Facts and benefits of Guaiacum

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Guaiacum Quick Facts
Name: Guaiacum
Scientific Name: Guaiacum officinale
Origin Native to Caribbean and Northern coast of South America.
Colors Bright yellow to orange
Shapes Bilocular, cordate capsule
Flesh colors Red
Commonly known as Roughbark Lignum-vitae, Gaïacwood, Guaiacwood, Guayacan, Pockholz, Lignum Vitae and Tree of Life, Guaiacum is a small, slow growing and evergreen tree native to Caribbean and Northern coast of South America. It was introduced to Asian subcontinent from the West Indies. The tree belongs to the Zygophyllaceae family and measures about 3 to 12 m tall with trunk diameter of 60 cm. It has crooked bole and dense crown. The plant has broadly oval leaves with rounded tip. Flowers usually have five petals of blue color. Flower gives way to the heart shaped fruits of yellow to orange color with red flesh containing black seeds. This flower is regarded as a national flower of Jamaica. The wood is tough, dense, close grained and hard. It is also useful for blocks, pulleys and pestles. The wood of Guaiacum is used as a treatment of syphilis. This is the densest and heaviest wood which sinks to the bottom if placed in water. It has the ability to withstand rot caused by moisture and insects.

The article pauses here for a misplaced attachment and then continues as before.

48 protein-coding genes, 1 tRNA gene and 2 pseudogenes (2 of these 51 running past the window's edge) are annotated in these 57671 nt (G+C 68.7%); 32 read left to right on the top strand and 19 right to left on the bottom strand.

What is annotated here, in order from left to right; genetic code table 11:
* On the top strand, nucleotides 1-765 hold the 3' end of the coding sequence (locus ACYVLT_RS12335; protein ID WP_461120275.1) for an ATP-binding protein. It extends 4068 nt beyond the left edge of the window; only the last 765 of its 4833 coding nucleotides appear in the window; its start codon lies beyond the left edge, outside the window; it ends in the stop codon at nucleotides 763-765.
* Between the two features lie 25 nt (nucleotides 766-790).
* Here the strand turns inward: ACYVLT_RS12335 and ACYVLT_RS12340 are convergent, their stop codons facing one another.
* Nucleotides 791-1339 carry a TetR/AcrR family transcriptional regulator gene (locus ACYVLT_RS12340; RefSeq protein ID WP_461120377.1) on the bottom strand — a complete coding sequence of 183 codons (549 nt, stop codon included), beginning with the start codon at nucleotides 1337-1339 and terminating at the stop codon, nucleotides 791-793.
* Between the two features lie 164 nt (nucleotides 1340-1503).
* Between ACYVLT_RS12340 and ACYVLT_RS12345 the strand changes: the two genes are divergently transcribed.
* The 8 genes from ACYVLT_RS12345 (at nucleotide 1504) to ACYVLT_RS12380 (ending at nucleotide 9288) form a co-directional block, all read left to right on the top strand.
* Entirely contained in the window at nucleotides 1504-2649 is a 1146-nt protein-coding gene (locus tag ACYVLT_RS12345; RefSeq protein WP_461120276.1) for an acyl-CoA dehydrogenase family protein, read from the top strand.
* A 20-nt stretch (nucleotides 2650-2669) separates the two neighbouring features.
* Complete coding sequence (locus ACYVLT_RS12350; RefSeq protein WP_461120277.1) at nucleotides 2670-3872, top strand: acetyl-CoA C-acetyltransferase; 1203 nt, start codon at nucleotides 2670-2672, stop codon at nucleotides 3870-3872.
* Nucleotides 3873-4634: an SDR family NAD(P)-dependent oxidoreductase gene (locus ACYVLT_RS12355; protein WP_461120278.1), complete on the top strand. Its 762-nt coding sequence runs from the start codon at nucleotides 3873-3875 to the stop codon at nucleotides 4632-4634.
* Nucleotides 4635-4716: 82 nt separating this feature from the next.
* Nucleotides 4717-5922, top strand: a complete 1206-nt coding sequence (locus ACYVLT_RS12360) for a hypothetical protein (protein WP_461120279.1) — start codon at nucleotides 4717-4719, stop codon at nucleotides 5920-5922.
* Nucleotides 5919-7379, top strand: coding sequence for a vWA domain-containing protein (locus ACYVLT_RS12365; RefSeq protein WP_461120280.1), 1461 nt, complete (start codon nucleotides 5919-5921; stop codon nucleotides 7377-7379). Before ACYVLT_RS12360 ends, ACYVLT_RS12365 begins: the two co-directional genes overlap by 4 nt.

Guaiacum is used as a diuretic, laxative and to induce sweat in fevers. It is used by medical practitioners as a treatment for syphilis with sarsaparilla and sassafras tree. The resin from the tree is composed of polytriterpenoids guaiaguttin, guaiaconic, resin acids, guacic acids, guaianetic and saponins. The resin possess anti-inflammatory activities which is useful for arthritis, rheumatism and gout. The resin when obtained from the tree is red to brown in color which turns into blue to green hue as exposed to oxygen which could be useful for staining and is also applied to provide relief from toothache.


Native to West Indies and North coast of South America, its range was expanded from Florida Keys to Venezuela, Panama and Honduras. In 16th century, the Spanish explorers were known to this tree in Bahamas and derived its name from indigenous languages. It is used for construction, precision instruments and formation of small intricate parts of grandfather clocks due to its longevity.


The word Guaiacum was derived from Caribbian. Guaiacum is a slow growing, broad leaf and small tree which grows with trunk diameter of 60 cm and upto 12 m in height. The compound leaves are 2 cm wide and 2.5-3 cm long. Flowers are bluish purple, showy and 2.5 cm across with five petals that gives way to bright yellow to orange fruit. Fruit has red flesh with black seeds in it. The flower blooms from March to October.

Flower and Fruit